Caroline Glick

Sunday Supreme Court Justice Edmond Levy presided over a hearing on a petition submitted by one Shimshon Cytryn requesting to be released from Dekel prison and placed under house arrest. Justice Levy deferred his ruling to a later date.

Cytryn, 19 a yeshiva student from the community of Nachliel in the Binyamin Region, is accused of attempted murder. Last June 28, two groups of teenage boys pelted one another with rocks on the Muwassi beach area in Gaza adjacent to the Israeli community Shirat Hayam. As the fight raged for three days without IDF intervention, the Israeli press set up shop near the boys and waited.

On June 28 the media sprang into action. Channel 1 filmed a series of narrow lens video clips which showed only the Israeli youths - including Cytryn -- throwing rocks. Then Yediot Aharonot reporter Yitzhak Saban "heroically" inserted himself into the drama. He jumped before the cameras and "saved" a Palestinian youth whom he and his fellow reporters claimed had been critically wounded by the Israeli youths in a manner that recalled "a lynch." The next morning a photo of Saban's "intervention" was on the front page of Yediot. Television and radio news broadcasts led with stories about the "lynching" carried out by "right-wing extremists." They reported that the Palestinian "victim" was hospitalized in Gaza and fighting for his life.

Yet that Palestinian "victim" was in and out of the hospital in the space of two hours. The picture of health, he gave multiple interviews to Arab and European reporters where he expounded on the "heroic battle" he and his friends fought against the "Jewish settlers." The fact of the "victim's" miraculous recovery from his life threatening wounds was not reported in the Israeli press until several days later and then the story was hidden in laconic reports on the inside pages of the papers.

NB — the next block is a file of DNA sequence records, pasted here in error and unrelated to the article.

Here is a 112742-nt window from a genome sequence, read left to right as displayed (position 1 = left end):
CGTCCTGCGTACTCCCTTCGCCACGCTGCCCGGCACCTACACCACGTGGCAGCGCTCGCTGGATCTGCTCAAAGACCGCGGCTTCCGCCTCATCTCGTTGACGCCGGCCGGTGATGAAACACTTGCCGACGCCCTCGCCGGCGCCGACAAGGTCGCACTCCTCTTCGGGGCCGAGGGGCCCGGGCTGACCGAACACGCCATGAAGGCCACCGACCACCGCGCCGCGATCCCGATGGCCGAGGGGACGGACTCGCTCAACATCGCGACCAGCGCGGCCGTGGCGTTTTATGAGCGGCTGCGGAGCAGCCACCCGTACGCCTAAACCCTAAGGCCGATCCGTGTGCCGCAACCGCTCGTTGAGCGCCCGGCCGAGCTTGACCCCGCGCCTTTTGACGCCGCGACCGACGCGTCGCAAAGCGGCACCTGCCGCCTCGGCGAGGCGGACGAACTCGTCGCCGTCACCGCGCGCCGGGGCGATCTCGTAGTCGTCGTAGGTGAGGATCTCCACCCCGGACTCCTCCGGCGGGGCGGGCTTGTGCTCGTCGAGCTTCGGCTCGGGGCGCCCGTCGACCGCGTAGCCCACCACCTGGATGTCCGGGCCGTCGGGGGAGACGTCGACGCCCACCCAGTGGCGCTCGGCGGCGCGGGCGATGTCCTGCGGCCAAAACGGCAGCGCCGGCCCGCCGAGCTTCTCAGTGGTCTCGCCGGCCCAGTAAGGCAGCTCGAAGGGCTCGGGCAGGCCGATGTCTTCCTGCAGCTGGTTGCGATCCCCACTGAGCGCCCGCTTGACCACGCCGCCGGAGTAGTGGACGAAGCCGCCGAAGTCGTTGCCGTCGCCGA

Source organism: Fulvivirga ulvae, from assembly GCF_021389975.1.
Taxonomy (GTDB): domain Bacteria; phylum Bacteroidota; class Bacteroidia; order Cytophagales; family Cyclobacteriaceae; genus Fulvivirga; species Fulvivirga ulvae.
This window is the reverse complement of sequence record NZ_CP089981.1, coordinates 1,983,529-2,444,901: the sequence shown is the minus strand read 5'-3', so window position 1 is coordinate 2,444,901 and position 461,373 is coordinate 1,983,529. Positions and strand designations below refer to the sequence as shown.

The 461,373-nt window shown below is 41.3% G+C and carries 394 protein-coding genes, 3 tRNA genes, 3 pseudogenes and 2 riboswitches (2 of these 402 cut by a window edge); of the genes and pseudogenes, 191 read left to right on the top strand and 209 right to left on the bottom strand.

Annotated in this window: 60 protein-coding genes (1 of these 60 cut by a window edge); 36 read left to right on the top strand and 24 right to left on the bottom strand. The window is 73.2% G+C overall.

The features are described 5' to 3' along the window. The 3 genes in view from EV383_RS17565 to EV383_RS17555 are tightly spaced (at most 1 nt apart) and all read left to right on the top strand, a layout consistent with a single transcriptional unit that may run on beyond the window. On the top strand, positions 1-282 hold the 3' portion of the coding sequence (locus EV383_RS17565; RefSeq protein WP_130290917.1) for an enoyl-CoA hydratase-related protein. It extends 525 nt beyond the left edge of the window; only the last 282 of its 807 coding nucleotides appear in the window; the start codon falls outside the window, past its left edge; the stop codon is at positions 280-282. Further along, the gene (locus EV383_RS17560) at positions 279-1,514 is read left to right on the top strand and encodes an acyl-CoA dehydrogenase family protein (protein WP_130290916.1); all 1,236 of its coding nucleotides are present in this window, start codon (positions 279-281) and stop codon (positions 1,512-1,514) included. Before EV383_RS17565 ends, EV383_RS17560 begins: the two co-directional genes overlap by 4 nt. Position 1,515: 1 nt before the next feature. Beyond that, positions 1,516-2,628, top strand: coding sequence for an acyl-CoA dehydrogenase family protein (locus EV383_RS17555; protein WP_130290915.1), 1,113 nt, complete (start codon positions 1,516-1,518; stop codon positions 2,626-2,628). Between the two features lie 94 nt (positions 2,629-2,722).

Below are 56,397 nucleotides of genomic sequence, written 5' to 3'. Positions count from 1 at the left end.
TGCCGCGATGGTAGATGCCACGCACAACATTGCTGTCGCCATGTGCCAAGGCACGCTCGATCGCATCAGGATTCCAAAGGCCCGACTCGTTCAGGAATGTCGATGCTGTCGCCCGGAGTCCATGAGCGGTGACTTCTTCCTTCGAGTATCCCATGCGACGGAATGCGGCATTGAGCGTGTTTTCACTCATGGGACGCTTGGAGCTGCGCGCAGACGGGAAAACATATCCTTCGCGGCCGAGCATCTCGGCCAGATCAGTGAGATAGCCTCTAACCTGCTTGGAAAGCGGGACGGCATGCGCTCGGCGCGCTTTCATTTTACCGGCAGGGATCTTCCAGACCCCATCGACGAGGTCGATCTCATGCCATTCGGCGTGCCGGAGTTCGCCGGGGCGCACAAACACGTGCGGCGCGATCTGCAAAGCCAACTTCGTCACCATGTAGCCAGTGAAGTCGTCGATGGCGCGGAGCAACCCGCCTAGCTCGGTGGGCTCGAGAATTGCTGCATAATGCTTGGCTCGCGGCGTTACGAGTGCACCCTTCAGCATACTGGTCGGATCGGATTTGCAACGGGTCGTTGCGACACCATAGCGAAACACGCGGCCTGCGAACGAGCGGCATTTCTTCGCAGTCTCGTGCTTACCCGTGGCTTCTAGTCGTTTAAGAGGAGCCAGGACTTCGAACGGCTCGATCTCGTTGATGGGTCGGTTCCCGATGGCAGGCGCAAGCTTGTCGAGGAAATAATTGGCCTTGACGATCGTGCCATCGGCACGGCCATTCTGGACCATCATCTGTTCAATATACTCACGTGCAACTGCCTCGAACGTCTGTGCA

The "lynch" story was manufactured against the backdrop of a steady drop in public support for the Sharon government's plan to expel all the Israeli residents from Gaza and northern Samaria. Polling data showed that less than 50 percent of Israelis supported the plan. But the "lynching" story reversed the trend. In the space of 24 hours, the public's support for the withdrawal rose to over 60 percent.

After the expulsions were completed last August, IDF commanders, including then OC Southern Command Maj. Gen. Dan Harel admitted that there had never been anything even vaguely resembling a lynching. But the crime's fabrication did not prevent the police from arresting Cytryn nor did it did stop the state prosecution from charging him with attempted murder. So now Cytryn sits in prison awaiting trial for a crime that was never committed.


Caroline Glick

Caroline B. Glick is the senior Middle East fellow at the Center for Security Policy in Washington, D.C., and the deputy managing editor of The Jerusalem Post, where this article first appeared.

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